Now that the land is ours, we can move on to other things.
First thing – the people need a place to live. We need a house. When we first decided to build, for whatever reason, both of us were thinking “Dutch Colonial.” Stylish, classic, and not as common as the more ubiquitous “modern farmhouse” – whatever that means. But (strange as this concept is to some people) the style of a house has some influence over its layout, and how it “lives.” A Colonial, of any flavor, is a somewhat formal home. And, if we’re to be honest, we aren’t formal people.
French country was probably still too formal. The newer “farmhouse” style a bit impractical. But happening on the Swedish country house brought us much nearer to the mark.
We went through a couple architects before finding someone who had time for us in his schedule, worked into the budget we had for building, and was willing to take it on. At that, I’m not sure we’d really said “Swedish farm house” at the outset, as that sort of developed as a larger envelope for a working farm house style home as we went.
Now, when I was first contemplating building a house, I was trying very hard to get away from the current uber-trendy “modern farmhouse.” It’s a nice enough decor style, but it isn’t “me”. And a lot of the trends are both impractical and likely to become very quickly dated. I started skewing my search terms to more historical style in order to avoid the trends. And, in so doing, found and fell in love with the Swedish Tile Stove.
It’s worth going to visit Meranda at swedishfurniture.com for more information. She has an excellent post on these beauties, also known as kakelugn, here. The short version is that these clever masonry heaters can be fired twice a day and kick out heat over the entire 24 hours – all while remaining cool enough to touch on the exterior. This Autism Spectrum momma loved that idea. The come in a variety of shapes and a host of colors. Some plain white, some hand painted, some glazed in all sorts of colors.
They are, however, rather rare birds in the United States. A small smattering of them exist in Minnesota, to include NINE at the Swedish Institute in the Twin Cities. But, for my purposes acquiring one meant having the silly (heavy!) thing imported and then rebuilt. I went so far as to get a couple of quotes on the process that ranged in the $20-25,000 zone. Ouch. I gave up on the idea as cost prohibitive.
Then, one frosty morning, just after we’d had our first schematic come back from the architect (and had to send him back to the drawing board when it was about 1000 sq ft too big and way out of our budget), I talked my husband into a trip to Pitsch’s Salvage in Grand Rapids. Part of my vision for the house is to use enough vintage tidbits and styling to make it LOOK like it’s maybe been there for a long time and is just very well cared for. So I went in seeking some glass door knobs, other hardware, or maybe a bit of millwork that could be repurposed. And we found this:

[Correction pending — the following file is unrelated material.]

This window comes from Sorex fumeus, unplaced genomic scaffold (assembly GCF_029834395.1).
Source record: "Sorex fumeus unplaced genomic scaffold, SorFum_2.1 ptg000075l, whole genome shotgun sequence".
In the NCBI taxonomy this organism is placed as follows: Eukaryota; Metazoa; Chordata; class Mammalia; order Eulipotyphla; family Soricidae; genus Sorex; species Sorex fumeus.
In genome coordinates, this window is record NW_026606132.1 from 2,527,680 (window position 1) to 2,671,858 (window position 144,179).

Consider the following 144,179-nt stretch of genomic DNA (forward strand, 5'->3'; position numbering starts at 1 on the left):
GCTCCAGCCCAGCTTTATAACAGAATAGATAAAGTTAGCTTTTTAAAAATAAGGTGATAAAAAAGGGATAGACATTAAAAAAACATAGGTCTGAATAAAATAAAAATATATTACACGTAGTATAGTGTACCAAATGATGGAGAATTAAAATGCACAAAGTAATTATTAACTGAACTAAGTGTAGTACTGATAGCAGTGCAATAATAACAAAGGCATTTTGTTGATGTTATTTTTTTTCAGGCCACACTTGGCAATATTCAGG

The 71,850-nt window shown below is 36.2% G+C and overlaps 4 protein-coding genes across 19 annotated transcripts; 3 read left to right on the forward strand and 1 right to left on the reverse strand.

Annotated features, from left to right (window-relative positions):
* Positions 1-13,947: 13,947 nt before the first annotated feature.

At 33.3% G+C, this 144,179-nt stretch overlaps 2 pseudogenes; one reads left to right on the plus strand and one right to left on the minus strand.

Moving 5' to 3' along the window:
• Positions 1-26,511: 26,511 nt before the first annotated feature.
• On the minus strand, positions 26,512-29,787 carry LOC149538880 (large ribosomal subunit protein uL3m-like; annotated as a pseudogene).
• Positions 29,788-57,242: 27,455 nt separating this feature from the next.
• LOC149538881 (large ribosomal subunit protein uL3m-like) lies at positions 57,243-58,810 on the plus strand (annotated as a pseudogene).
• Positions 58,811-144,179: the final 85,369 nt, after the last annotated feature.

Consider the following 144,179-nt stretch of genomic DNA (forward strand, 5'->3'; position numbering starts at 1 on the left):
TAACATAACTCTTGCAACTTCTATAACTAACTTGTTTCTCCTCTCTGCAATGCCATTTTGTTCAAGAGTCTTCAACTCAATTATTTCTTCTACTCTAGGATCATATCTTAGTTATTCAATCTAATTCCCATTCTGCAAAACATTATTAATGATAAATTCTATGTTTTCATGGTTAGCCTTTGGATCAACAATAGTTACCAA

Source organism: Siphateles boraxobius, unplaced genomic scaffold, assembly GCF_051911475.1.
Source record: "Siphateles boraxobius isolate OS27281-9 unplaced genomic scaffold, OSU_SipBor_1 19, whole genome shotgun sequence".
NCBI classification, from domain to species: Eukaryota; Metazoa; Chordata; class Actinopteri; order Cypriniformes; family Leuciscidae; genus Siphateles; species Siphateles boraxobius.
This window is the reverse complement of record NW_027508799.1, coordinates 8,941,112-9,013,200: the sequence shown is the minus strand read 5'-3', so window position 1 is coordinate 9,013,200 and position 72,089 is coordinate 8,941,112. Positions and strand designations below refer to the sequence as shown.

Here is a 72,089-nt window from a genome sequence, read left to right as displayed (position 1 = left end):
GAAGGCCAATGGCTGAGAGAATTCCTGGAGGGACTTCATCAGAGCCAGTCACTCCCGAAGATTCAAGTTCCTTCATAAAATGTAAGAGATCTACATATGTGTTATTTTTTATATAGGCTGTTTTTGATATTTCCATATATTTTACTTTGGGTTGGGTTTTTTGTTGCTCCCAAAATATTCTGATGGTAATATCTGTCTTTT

Yes, my ducklings – that is a genuine kakelugn, in pieces, gathering dust. Lots and lots of dust. According to the young man minding the shop, it had been there for at least 10 years. (This started as, “as long as I can remember,” – being part of the Pitsch clan, this meant he remembered it sitting there even when he was a small boy. An eternity, given that he was probably 18 or 19? 😉 ) We managed to negotiate a deal for it, aided by two things. First, we were the first people who’d known what it even WAS. Second, my boss is related to the owner of the salvage yard. And likes to make deals. So away we went with the stove. In 4 trips. Because there are a lot of pieces – that are all both fragile AND heavy.
We were also given a picture of the stove in its last incarnation:
This little stove also has a story. There was a gentleman by the name of Ralph Hauenstein, a local philanthropist and war hero. I’ll let you go read about him, and his time with Project Ultra here. According to the salvage yard, the stove had been a gift to Mr. Hauenstein from the Swedish Ambassador, in recognition of his work during the war. The photo above was taken of the stove at his lake cottage, before it was torn down.
In fact, the stove turns out to be… not so little. I do believe that in the photo, it was installed without a whole course of tiles in the center – probably because it is already too tall for the space. Luckily, I have also found a gentleman who is both experience at tile restoration and masonry project as well as fascinated by the stove. He’s busy cleaning up the pieces and getting it ready to rebuild.
It’s hand painted, with real gold accents. The tile restoration artist (because that’s what he is) has even managed to match the glaze in order to repair some of the chipped pieces.
This was the final cue that we should design the house as a Swedish Country House – something light, bright, cheery and cozy. The tile stove will anchor the main living area. Now – 9,999,999 other decisions to make!